The Cancer Herald

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Radiation From The Fukushima Nuclear Disaster Has Spread Across The Entire North Pacific Ocean

On March 11 2011 an undersea megathrust earthquake occurred off of the coast of Japan, registering a 9.0-9.1 on the moment magnitude scale. This is the strongest earthquake in Japan’s history, and the 4th strongest in recorded history. Aside from the extreme damage from the earthquake itself, a devastating tsunami swept across the Japanese coastline killing nearly 16,000 people. Simultaneously, a 14 meter high tsunami swept over the seawall at the Fukushima Daiichi nuclear power plant, inundating the emergency diesel generators. Once the emergency generators shutdown the nuclear cores no longer received any coolant, resulting in multiple runaway nuclear chain reactions that led to three nuclear meltdowns and three hydrogen explosions, releasing enormous amounts of radiation into the environment.

A future article on The Cancer Herald will explore the local effects of the Fukushima nuclear disaster in Japan, where there is a radioactive exclusion zone to this day, aside from the untold numbers of Japanese citizens that have been exposed to radiation across the country. This current article will explore how the Fukushima nuclear disaster caused radiation to spread across the entire North Pacific Ocean.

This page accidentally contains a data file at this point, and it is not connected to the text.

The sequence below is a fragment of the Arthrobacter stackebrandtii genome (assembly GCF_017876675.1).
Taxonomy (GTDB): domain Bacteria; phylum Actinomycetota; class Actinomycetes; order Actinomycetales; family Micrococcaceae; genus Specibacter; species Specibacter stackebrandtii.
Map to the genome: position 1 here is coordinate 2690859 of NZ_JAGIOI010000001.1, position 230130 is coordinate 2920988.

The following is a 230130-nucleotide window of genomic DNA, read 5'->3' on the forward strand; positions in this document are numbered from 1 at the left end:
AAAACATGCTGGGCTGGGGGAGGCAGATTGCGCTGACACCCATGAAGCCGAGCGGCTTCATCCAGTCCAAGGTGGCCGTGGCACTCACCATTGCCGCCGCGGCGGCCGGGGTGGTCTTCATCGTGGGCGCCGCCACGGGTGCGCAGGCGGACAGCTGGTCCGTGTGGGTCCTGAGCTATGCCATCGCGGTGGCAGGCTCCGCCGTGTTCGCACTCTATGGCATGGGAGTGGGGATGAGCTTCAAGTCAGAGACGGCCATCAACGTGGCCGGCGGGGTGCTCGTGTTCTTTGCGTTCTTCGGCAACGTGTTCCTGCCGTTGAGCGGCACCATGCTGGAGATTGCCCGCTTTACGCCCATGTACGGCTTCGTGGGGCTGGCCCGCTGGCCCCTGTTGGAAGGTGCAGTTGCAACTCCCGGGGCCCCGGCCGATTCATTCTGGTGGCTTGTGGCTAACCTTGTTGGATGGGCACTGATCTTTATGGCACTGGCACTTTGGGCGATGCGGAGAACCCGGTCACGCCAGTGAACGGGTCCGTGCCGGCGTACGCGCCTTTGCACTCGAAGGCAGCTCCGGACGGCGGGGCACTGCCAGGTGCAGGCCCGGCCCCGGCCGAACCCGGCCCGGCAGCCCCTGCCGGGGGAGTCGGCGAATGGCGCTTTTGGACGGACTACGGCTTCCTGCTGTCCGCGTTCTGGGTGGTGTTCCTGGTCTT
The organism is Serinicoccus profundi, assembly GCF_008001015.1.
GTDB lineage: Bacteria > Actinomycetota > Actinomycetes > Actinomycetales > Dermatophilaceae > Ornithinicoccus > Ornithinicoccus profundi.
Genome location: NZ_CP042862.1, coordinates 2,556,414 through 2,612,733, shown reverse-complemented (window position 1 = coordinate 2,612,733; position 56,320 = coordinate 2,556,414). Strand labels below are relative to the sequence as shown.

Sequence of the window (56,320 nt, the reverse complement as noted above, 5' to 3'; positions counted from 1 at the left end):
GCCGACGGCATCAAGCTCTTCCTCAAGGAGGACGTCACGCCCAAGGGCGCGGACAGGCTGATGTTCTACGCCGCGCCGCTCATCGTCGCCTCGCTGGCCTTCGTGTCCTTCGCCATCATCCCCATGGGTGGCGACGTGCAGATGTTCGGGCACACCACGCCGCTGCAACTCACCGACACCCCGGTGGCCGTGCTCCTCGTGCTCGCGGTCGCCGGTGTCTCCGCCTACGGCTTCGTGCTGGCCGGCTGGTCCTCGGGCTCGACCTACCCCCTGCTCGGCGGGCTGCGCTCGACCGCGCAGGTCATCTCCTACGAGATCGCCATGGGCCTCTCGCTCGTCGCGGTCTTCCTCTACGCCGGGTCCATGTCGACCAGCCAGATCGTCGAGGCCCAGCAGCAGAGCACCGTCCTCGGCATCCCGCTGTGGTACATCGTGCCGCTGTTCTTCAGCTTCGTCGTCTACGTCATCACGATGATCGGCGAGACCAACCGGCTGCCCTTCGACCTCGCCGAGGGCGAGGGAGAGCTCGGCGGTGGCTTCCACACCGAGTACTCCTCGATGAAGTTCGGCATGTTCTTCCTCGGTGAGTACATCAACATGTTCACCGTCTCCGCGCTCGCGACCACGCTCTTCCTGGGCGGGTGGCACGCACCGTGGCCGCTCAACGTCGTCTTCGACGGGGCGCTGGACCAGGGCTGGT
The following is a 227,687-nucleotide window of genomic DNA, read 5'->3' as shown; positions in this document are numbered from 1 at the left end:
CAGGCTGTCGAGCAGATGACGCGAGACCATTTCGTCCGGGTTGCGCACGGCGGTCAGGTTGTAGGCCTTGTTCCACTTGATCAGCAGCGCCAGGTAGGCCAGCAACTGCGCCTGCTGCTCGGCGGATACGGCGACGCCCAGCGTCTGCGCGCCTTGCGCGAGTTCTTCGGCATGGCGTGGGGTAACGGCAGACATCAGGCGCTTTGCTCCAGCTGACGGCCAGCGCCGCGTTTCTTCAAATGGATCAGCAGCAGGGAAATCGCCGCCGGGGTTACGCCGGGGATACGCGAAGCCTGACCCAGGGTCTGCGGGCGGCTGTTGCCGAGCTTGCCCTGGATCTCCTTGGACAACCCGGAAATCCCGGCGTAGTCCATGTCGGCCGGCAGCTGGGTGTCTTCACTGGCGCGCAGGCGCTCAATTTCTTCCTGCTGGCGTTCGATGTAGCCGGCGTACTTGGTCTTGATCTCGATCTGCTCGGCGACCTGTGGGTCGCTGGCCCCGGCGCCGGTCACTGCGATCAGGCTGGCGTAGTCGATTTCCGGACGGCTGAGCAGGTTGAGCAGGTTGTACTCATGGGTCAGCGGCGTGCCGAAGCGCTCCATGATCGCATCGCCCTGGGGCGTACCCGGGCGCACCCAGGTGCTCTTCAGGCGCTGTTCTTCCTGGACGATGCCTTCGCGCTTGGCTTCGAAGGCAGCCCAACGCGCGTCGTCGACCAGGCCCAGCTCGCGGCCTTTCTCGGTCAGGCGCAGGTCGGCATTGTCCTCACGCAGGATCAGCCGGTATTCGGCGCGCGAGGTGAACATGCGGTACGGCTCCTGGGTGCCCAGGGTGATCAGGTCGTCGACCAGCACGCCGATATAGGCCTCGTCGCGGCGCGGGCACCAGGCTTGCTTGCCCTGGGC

A scientific study modeled ocean currents to determine how far radioactive isotopes from Fukushima would spread, specifically Cesium-137. It was estimated that 10 petabecquerel were released into the ocean in the weeks following the disaster, with a becquerel defined as a quantity of radioactive material in which one nucleus decays per second.

The model simulation showed that after 4 years the radiation spread across the entire North Pacific Ocean, with peak concentrations of radiation reaching the United States West Coast after 5-6 years. It was estimated that by the time radiation reached the United States West Coast that radioactivity would only be 1-2 becquerel per meter cubed of seawater.

The Woods Hole Oceanographic Institute went out and actually measured the radioactivity of water across the Northeastern Pacific Ocean between California and Alaska. Notably, even before the contaminated water from Fukushima arrived, radioactivity was already at 1-2 becquerel per meter cubed due to contamination from the nuclear weapons tests that occurred between the 1940s and the 1990s.

The data shows that radiation along the United States West Coast has been steadily increasing, and is averaging 4 becquerel per meter cubed as of March 2019, with some coastal sites measuring as much as 7 becquerel per meter cubed. Essentially, the radiation is higher than the model simulation projected, and it is continuing to increase to this day.

It seems the model simulation did not account for the fact that Fukushima has been continuing to release radiation into the Pacific Ocean. Back in 2013 the New York Times reported that there were accidental releases of radiation into the ocean, including radioactive water from the Fukushima area overflowing dikes during flooding events, and ten tons of radioactive water accidentally dumped by workers. Further, data showed that more radioactive water than anticipated was being carried into the Pacific Ocean on a daily basis, leading to radioactive hotspots on the ocean floor off the coast of Japan.